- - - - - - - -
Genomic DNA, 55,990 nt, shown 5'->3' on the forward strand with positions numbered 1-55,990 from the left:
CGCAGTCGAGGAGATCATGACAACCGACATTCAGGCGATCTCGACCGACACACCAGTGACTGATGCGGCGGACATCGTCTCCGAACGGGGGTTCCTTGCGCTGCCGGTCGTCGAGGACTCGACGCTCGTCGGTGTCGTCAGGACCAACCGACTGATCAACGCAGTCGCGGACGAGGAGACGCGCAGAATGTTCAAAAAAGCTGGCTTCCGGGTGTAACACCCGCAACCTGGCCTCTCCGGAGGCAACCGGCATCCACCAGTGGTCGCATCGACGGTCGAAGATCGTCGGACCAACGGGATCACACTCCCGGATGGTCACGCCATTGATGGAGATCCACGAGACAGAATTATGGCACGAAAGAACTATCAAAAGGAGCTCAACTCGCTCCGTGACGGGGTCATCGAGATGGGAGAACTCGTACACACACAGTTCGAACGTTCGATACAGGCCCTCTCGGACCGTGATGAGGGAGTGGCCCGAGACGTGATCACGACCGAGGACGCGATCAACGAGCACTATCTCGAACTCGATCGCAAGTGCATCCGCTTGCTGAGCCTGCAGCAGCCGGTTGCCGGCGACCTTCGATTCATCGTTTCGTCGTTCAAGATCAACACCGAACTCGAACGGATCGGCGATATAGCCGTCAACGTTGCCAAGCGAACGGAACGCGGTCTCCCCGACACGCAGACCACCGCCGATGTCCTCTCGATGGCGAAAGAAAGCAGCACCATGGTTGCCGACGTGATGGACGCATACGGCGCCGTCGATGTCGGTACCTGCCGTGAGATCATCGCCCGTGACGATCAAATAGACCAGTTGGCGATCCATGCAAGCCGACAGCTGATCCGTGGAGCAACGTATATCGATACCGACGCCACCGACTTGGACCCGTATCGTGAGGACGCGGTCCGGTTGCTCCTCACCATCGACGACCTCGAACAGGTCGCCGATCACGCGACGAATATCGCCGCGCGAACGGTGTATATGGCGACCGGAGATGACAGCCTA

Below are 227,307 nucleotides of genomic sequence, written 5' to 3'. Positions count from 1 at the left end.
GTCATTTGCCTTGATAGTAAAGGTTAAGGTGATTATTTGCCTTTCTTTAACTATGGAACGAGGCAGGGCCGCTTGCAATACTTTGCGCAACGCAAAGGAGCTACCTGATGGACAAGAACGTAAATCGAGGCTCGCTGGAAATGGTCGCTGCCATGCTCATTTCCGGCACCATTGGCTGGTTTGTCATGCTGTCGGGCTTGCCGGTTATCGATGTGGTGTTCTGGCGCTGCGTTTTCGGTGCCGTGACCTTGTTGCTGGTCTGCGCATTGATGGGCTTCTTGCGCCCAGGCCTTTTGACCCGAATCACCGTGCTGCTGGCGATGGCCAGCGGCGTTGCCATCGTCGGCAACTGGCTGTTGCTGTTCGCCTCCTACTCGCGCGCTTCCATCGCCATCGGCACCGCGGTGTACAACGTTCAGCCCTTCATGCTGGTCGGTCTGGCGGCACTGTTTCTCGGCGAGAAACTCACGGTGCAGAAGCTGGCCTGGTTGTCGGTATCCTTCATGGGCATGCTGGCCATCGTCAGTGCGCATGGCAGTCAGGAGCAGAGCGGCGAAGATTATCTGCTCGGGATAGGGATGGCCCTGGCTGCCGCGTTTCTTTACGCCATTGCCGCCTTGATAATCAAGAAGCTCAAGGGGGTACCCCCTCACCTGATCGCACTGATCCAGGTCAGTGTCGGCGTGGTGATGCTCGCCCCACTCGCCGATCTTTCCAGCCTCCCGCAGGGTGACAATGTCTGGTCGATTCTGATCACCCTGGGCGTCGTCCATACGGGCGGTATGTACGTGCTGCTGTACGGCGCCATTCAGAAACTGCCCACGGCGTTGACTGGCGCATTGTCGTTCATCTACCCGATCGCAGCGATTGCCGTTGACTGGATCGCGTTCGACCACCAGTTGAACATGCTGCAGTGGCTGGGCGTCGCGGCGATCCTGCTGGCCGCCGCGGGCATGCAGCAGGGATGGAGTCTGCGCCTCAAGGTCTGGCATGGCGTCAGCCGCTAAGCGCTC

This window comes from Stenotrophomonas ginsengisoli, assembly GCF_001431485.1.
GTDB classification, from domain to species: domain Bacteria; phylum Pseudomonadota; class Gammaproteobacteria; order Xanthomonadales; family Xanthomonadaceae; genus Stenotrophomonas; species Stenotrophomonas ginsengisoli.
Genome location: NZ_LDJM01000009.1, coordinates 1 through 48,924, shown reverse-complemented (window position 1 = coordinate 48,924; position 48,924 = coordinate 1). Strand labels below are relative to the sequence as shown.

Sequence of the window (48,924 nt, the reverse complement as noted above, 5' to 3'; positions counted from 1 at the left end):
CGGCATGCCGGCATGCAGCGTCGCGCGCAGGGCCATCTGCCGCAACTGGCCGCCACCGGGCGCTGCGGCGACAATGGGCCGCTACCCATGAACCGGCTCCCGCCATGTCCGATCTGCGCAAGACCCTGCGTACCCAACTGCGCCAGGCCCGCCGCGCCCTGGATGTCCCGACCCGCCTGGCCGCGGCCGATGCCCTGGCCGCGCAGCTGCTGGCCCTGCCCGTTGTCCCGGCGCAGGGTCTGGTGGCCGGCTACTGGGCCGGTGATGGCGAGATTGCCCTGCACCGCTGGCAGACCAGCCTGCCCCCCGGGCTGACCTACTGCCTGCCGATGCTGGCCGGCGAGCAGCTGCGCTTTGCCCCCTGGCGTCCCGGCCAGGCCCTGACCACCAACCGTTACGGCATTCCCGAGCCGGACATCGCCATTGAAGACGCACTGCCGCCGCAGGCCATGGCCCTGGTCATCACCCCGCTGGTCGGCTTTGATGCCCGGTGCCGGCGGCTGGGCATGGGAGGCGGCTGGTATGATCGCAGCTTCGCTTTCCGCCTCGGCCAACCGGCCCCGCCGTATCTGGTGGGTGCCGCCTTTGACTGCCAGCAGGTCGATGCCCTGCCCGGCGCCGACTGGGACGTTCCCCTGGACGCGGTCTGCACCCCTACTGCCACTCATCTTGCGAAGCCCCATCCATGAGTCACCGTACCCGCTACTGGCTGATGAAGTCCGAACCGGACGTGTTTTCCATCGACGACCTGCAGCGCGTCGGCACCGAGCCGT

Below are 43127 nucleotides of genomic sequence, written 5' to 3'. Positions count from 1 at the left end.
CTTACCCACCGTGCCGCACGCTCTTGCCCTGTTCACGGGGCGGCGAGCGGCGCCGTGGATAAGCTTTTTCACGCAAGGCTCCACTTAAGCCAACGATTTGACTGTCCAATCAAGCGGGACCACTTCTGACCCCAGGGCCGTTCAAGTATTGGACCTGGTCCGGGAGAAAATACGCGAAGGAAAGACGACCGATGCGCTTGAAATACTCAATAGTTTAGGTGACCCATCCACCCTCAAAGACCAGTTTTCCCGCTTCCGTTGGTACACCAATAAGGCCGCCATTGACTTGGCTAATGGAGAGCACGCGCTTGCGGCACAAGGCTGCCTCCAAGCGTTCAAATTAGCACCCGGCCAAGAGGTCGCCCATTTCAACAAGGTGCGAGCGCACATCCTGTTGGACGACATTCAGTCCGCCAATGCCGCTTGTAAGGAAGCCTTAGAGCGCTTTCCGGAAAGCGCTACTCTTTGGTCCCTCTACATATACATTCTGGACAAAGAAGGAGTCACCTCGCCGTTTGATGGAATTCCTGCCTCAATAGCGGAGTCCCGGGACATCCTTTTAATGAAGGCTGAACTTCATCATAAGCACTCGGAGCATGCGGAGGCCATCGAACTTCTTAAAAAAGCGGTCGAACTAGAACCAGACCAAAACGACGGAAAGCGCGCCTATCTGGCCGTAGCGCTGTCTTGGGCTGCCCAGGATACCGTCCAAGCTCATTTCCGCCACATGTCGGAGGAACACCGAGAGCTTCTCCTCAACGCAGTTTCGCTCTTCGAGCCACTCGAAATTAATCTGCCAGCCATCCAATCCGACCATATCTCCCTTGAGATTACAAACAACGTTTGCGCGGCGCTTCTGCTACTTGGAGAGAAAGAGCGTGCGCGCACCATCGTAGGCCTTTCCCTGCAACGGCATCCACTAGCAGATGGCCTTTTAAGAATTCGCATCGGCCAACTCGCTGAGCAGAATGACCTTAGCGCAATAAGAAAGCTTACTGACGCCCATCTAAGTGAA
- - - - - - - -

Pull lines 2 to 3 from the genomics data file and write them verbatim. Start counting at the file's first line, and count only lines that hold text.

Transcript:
CGCAGTCGAGGAGATCATGACAACCGACATTCAGGCGATCTCGACCGACACACCAGTGACTGATGCGGCGGACATCGTCTCCGAACGGGGGTTCCTTGCGCTGCCGGTCGTCGAGGACTCGACGCTCGTCGGTGTCGTCAGGACCAACCGACTGATCAACGCAGTCGCGGACGAGGAGACGCGCAGAATGTTCAAAAAAGCTGGCTTCCGGGTGTAACACCCGCAACCTGGCCTCTCCGGAGGCAACCGGCATCCACCAGTGGTCGCATCGACGGTCGAAGATCGTCGGACCAACGGGATCACACTCCCGGATGGTCACGCCATTGATGGAGATCCACGAGACAGAATTATGGCACGAAAGAACTATCAAAAGGAGCTCAACTCGCTCCGTGACGGGGTCATCGAGATGGGAGAACTCGTACACACACAGTTCGAACGTTCGATACAGGCCCTCTCGGACCGTGATGAGGGAGTGGCCCGAGACGTGATCACGACCGAGGACGCGATCAACGAGCACTATCTCGAACTCGATCGCAAGTGCATCCGCTTGCTGAGCCTGCAGCAGCCGGTTGCCGGCGACCTTCGATTCATCGTTTCGTCGTTCAAGATCAACACCGAACTCGAACGGATCGGCGATATAGCCGTCAACGTTGCCAAGCGAACGGAACGCGGTCTCCCCGACACGCAGACCACCGCCGATGTCCTCTCGATGGCGAAAGAAAGCAGCACCATGGTTGCCGACGTGATGGACGCATACGGCGCCGTCGATGTCGGTACCTGCCGTGAGATCATCGCCCGTGACGATCAAATAGACCAGTTGGCGATCCATGCAAGCCGACAGCTGATCCGTGGAGCAACGTATATCGATACCGACGCCACCGACTTGGACCCGTATCGTGAGGACGCGGTCCGGTTGCTCCTCACCATCGACGACCTCGAACAGGTCGCCGATCACGCGACGAATATCGCCGCGCGAACGGTGTATATGGCGACCGGAGATGACAGCCTA

Below are 227,307 nucleotides of genomic sequence, written 5' to 3'. Positions count from 1 at the left end.